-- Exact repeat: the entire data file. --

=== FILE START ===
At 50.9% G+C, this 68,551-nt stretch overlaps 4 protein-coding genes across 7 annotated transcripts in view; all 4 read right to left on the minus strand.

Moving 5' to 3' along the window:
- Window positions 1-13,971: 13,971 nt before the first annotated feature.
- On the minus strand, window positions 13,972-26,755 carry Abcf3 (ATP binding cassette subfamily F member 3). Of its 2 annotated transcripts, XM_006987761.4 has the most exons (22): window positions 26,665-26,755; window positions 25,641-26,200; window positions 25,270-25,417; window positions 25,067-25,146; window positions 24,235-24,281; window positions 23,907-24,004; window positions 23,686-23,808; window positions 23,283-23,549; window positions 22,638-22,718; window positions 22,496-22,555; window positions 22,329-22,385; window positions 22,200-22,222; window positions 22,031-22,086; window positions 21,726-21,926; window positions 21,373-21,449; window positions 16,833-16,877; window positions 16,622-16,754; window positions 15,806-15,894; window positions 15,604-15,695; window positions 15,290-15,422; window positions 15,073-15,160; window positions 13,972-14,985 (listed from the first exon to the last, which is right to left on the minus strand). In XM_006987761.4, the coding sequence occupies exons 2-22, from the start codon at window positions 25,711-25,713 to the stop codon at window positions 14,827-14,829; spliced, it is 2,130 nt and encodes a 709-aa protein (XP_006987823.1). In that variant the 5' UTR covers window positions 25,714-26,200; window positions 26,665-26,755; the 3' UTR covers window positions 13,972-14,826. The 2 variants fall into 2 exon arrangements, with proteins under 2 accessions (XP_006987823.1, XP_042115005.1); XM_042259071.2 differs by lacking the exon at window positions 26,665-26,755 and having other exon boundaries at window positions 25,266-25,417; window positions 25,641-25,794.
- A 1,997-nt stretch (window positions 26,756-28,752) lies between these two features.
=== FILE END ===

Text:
At 50.9% G+C, this 68,551-nt stretch overlaps 4 protein-coding genes across 7 annotated transcripts in view; all 4 read right to left on the minus strand.

Moving 5' to 3' along the window:
- Window positions 1-13,971: 13,971 nt before the first annotated feature.
- On the minus strand, window positions 13,972-26,755 carry Abcf3 (ATP binding cassette subfamily F member 3). Of its 2 annotated transcripts, XM_006987761.4 has the most exons (22): window positions 26,665-26,755; window positions 25,641-26,200; window positions 25,270-25,417; window positions 25,067-25,146; window positions 24,235-24,281; window positions 23,907-24,004; window positions 23,686-23,808; window positions 23,283-23,549; window positions 22,638-22,718; window positions 22,496-22,555; window positions 22,329-22,385; window positions 22,200-22,222; window positions 22,031-22,086; window positions 21,726-21,926; window positions 21,373-21,449; window positions 16,833-16,877; window positions 16,622-16,754; window positions 15,806-15,894; window positions 15,604-15,695; window positions 15,290-15,422; window positions 15,073-15,160; window positions 13,972-14,985 (listed from the first exon to the last, which is right to left on the minus strand). In XM_006987761.4, the coding sequence occupies exons 2-22, from the start codon at window positions 25,711-25,713 to the stop codon at window positions 14,827-14,829; spliced, it is 2,130 nt and encodes a 709-aa protein (XP_006987823.1). In that variant the 5' UTR covers window positions 25,714-26,200; window positions 26,665-26,755; the 3' UTR covers window positions 13,972-14,826. The 2 variants fall into 2 exon arrangements, with proteins under 2 accessions (XP_006987823.1, XP_042115005.1); XM_042259071.2 differs by lacking the exon at window positions 26,665-26,755 and having other exon boundaries at window positions 25,266-25,417; window positions 25,641-25,794.
- A 1,997-nt stretch (window positions 26,756-28,752) lies between these two features.